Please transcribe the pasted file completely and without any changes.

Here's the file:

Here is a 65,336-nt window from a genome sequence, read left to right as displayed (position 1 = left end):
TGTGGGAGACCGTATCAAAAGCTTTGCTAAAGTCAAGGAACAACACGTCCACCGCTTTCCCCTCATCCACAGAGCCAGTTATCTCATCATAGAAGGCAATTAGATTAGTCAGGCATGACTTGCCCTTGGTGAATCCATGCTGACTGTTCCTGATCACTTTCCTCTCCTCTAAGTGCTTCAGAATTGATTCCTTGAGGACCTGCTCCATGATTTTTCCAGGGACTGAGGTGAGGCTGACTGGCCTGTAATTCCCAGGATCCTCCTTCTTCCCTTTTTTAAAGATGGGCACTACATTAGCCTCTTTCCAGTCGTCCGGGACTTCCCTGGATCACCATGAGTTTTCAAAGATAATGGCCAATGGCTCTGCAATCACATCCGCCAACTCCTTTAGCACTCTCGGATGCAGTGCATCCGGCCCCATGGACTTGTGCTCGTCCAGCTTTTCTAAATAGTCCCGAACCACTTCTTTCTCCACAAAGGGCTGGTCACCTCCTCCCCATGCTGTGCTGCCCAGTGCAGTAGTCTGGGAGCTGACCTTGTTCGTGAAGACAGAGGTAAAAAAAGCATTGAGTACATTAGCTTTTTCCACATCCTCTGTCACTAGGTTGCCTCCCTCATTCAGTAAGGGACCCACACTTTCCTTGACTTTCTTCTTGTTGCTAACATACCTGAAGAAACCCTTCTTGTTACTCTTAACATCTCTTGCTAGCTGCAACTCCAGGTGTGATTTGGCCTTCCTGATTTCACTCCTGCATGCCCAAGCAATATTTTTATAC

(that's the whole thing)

Here is a 65,336-nt window from a genome sequence, read left to right as displayed (position 1 = left end):
TGTGGGAGACCGTATCAAAAGCTTTGCTAAAGTCAAGGAACAACACGTCCACCGCTTTCCCCTCATCCACAGAGCCAGTTATCTCATCATAGAAGGCAATTAGATTAGTCAGGCATGACTTGCCCTTGGTGAATCCATGCTGACTGTTCCTGATCACTTTCCTCTCCTCTAAGTGCTTCAGAATTGATTCCTTGAGGACCTGCTCCATGATTTTTCCAGGGACTGAGGTGAGGCTGACTGGCCTGTAATTCCCAGGATCCTCCTTCTTCCCTTTTTTAAAGATGGGCACTACATTAGCCTCTTTCCAGTCGTCCGGGACTTCCCTGGATCACCATGAGTTTTCAAAGATAATGGCCAATGGCTCTGCAATCACATCCGCCAACTCCTTTAGCACTCTCGGATGCAGTGCATCCGGCCCCATGGACTTGTGCTCGTCCAGCTTTTCTAAATAGTCCCGAACCACTTCTTTCTCCACAAAGGGCTGGTCACCTCCTCCCCATGCTGTGCTGCCCAGTGCAGTAGTCTGGGAGCTGACCTTGTTCGTGAAGACAGAGGTAAAAAAAGCATTGAGTACATTAGCTTTTTCCACATCCTCTGTCACTAGGTTGCCTCCCTCATTCAGTAAGGGACCCACACTTTCCTTGACTTTCTTCTTGTTGCTAACATACCTGAAGAAACCCTTCTTGTTACTCTTAACATCTCTTGCTAGCTGCAACTCCAGGTGTGATTTGGCCTTCCTGATTTCACTCCTGCATGCCCAAGCAATATTTTTATAC